Time for an update on my most popular column of 2018, based on letters and social media responses. No, it wasn’t about this or that economy-shaking move by our co-premiers, John Horgan and Andrew Weaver.
It was about plastic bags.
My prediction early last year was that Victoria city council’s bold move to ban point-of-sale plastic bags from retail outlets would spread like wildfire across B.C. Pointless virtue-signalling on behalf of “the planet” is to today’s politicians what birthday cake is to a toddler, as we will see in the federal election campaign that is already upon us.
The plastic bag ban is catching on with municipalities, but more slowly than expected. Some may have heeded my argument that prohibiting point-of-sale bags still leaves us with all the other soft plastic packaging that pours out from grocery and other retail stores, containing everything from frozen peas to deck screws.
Councils are embracing the Victoria model, where a minimum price is imposed for paper bags instead of the dreaded plastic. Retail businesses, burdened with high property taxes, love the government-imposed revenue stream that comes from charging 15 cents per paper bag. The fact that paper bag production is much more greenhouse gas-intensive than plastic is overlooked.
My prediction that these bans would weaken existing plastic recycling programs was closer to the mark. Here in Victoria, a popular commercial collection service for soft and foam plastic has just been cancelled, because the price paid no longer covers the cost.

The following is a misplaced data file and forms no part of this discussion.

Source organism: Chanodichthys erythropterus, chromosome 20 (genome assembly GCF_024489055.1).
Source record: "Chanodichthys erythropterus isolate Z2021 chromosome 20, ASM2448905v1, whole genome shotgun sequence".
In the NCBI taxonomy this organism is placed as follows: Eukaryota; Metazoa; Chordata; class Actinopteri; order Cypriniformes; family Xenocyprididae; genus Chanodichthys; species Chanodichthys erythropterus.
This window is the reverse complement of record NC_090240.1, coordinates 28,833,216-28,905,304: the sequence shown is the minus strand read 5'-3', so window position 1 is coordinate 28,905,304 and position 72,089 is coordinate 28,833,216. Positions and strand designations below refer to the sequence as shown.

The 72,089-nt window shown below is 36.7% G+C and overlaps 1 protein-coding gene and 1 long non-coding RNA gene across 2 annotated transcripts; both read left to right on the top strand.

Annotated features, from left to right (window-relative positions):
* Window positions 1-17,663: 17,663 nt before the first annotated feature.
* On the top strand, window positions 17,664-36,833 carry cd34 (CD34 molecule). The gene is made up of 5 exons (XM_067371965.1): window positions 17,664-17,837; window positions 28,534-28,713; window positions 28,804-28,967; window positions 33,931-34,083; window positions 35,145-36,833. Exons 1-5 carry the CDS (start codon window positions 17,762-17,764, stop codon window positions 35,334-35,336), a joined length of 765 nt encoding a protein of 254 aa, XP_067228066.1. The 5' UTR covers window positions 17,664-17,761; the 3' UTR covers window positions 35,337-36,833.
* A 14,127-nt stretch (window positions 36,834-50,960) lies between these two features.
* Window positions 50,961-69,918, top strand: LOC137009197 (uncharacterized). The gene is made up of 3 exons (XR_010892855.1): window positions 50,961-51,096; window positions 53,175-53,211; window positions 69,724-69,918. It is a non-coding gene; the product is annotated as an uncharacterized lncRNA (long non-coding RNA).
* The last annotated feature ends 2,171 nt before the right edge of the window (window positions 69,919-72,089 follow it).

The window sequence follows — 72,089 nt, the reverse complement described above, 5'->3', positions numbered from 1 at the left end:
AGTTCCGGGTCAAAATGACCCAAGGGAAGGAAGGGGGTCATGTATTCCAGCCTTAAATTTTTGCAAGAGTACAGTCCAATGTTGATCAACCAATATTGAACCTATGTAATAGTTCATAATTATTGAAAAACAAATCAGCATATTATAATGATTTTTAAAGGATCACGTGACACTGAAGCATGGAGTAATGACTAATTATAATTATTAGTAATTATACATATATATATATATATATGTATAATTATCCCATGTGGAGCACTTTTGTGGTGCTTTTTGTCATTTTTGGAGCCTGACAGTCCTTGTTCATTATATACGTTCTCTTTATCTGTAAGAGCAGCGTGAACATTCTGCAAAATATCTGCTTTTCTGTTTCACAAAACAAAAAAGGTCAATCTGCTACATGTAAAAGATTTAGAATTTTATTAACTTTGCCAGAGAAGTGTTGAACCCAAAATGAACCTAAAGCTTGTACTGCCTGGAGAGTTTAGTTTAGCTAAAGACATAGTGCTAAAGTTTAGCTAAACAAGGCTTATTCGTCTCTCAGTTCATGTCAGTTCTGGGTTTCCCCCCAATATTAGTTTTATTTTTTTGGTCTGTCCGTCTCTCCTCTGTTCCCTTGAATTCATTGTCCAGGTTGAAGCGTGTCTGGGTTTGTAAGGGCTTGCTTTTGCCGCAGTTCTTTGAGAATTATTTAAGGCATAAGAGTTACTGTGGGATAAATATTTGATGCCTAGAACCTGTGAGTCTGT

The key reason is that China has stopped accepting shipments of these commodities. Shipping containers full of soft plastic debris are piling up around North America, which can no longer offload its First World consumer problems to Asia.
You may have heard that the Philippines recently threatened war against Canada over a bunch of shipping containers full of recyclables that were contaminated with used adult diapers among other fragrant delights. No word on the greenhouse gas emissions all of this shipping produces.
According to multiple Canadian news reports in recent weeks, Chinese importers were employing their famous cheap labour to pick through the recyclables for valuable items, and burning the rest. “It was a charade,” a senior executive of Edmonton-based waste hauler GFL Environmental Services told The Globe and Mail.
This ‘ship it to Asia’ dodge is one way to explain the conclusions of a German study on plastic contamination in oceans. It found that 90 per cent of it comes from 10 rivers in Asia and Africa, with the Yangtze in China being by far the worst. The rest, and most damaging, is mainly lost or abandoned commercial fishing gear.
Then there was the Danish study that showed a cotton grocery bag has to be used more than 7,000 times to make it more environmentally sound than a plastic bag used once for groceries, once to line a wastebasket and then incinerated.
B.C. recycling programs are also cracking down on glass and other marginal commodities. One of the most efficient things to recycle is newsprint, and the B.C. government managed to make a mess of that by forcing newsprint producers into a broader system so they can subsidize uneconomic materials.
And what have our governments done lately? They jumped on a new feel-good fad against plastic straws.
The best solution to all of this is a functional waste system with recycling, and public education about cleaning and sorting materials. Don’t hold your breath.
Tom Fletcher is B.C. legislature reporter and columnist for Black Press Media. Email: firstname.lastname@example.org